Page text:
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Higher convalescent plasma antibody titre levels associated with lower risk of death in COVID-19

18th January 2021

Passive antibody transfer (convalescent plasma therapy) has been widely used to treat COVID-19; however, little is known about the effect on mortality of different antibody titre levels.

The use of convalescent plasma (CP) to treat respiratory infections has a long history having been used for over a century. During the current pandemic, interest in this therapeutic modality has picked up although the efficacy signals from this approach are still preliminary and require further study. As a result, a team led by researchers from the Department of Anaesthesiology and Peri-operative Medicine, Rochester, Minnesota, in the US, retrospectively studied the results obtained from an expanded-access programme to CP across a range of hospitals. Eligible patients were 18 years and over, hospitalised with a laboratory confirmed positive COVID-19 test and deemed at high risk for progression to severe or life-threatening COVID-19.

Treatment consisted of CP given intravenously although the corresponding IgG COVID-19 antibody levels within these samples were unknown. The researchers therefore collected and quantitively analysed, remnant aliquots of serum retained from the donation process for IgG antibody levels. These which were divided into low (<4.62), medium (4.62 to 18.45) and high (>18.45) titre levels. The primary outcome for the study was mortality at 30 days after transfusion of CP.

The patient cohort consisted of 3082 individuals of whom, 61% were male and 69% were younger than 70 years of age. In total, two-thirds received CP prior to mechanical ventilation. Death within 30 days after CP occurred in a 26.9% of all patients. Furthermore, the outcome occurred in 29.6%, 27.4% and 22.3% of those in the low, medium and high, IgG titre ranges respectively. The risk of death among those with higher antibody titre levels was reduced by 46% compared to the lowest antibody titre (relative risk, RR = 0.66, 95% CI 0.48-0.91) in patients who were not mechanically ventilated. However, there was no effect of antibody titre levels on death rates among patients who required mechanical ventilation.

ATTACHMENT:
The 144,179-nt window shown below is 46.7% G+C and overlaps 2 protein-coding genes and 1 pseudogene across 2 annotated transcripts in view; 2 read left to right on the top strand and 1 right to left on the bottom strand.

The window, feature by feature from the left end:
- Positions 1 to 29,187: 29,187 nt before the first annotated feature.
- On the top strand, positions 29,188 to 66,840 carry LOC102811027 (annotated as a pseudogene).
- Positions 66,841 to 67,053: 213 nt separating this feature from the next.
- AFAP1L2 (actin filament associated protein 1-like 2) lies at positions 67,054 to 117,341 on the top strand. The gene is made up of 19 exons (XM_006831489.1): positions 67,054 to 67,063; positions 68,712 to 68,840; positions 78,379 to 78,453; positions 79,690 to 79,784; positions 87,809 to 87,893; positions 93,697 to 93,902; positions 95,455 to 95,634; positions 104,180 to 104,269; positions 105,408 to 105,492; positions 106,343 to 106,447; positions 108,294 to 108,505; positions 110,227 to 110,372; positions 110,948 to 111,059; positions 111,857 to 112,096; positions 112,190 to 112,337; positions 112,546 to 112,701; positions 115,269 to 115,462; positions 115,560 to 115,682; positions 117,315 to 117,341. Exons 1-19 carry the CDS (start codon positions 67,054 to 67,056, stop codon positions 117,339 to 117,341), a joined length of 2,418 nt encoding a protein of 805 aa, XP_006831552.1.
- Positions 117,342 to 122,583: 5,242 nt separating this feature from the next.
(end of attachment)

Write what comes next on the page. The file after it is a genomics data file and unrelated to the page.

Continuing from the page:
The authors concluded that their data support the notion that the benefits of CP are largely dependent on the levels of antibody present within samples.

Joyner MJ et al. Convalescent plasma antibody levels and the risk of death from COVID-19. N Engl J Med 2021

Plasma therapy ineffective for COVID-19

23rd October 2020

Given the current limited treatments available for COVID-19, one area of interest has been convalescent or plasma therapy, which represents a form of passive immunity and has been successfully used to treat other viral infections.

To date only two clinical trials have examined the value of convalescent plasma therapy (CP) in patients with COVID-19 though both were stopped early and did not appear to show any significant benefit. For this new study, researchers from the Indian Council of Medical Research have undertaken a randomised trial in over 400 patients but the results also suggest that CP is of limited value. The study recruited 464 adult patients (aged 18 and over) with a median age of 52 years (75% male) from 39 public and private hospitals across India who were admitted to hospital with confirmed moderate COVID-19, based on a positive PCR test. Included patients had a partial pressure of oxygen in arterial blood/fraction of inspired oxygen (Pa02/FiO2) ratio between 200mmHg and 300mmHg, or a respiratory rate of more than 24/minute and an oxygen saturation < 93%. Eligible CP donors were required to have had a PCT positive test for COVID-19 and symptom resolution for 28 consecutive days before donation or a 14-day period which included two negative PCR tests collected 24 hours apart.

Patients were randomised to either CP and best standard of care (intervention group) or care lone (the control group) and intervention patients received two doses of 200ml CP transfused 24 hours apart. The primary outcome as a composite of progression to severe disease Pa02/FiO2 ratio < 100mmHg, anytime within 28 days of enrolment or mortality at 28 days.

Progression to severe disease occurred in 19% vs 18% (intervention vs control) and 28 day mortality occurred in 15% vs 14% (intervention vs control) of patients. There was a statistically significant higher proportion of patients receiving CP with a resolution of shortness of breath after 7 days (76% vs 66%) and fatigue (73% vs 60%), there was no difference for fever or cough. In addition, significantly more patients (68% vs 55%) had a negative PCR test at day 7. The authors concluded that as a treatment for COVID-19, CP appeared to be of limited value.

Agarwal A et al. Convalescent plasma in the management of moderate covid-19 in adults in India: open label phase II multicentre randomised controlled trial (PLACID Trial). BMJ 2020;371:m3939.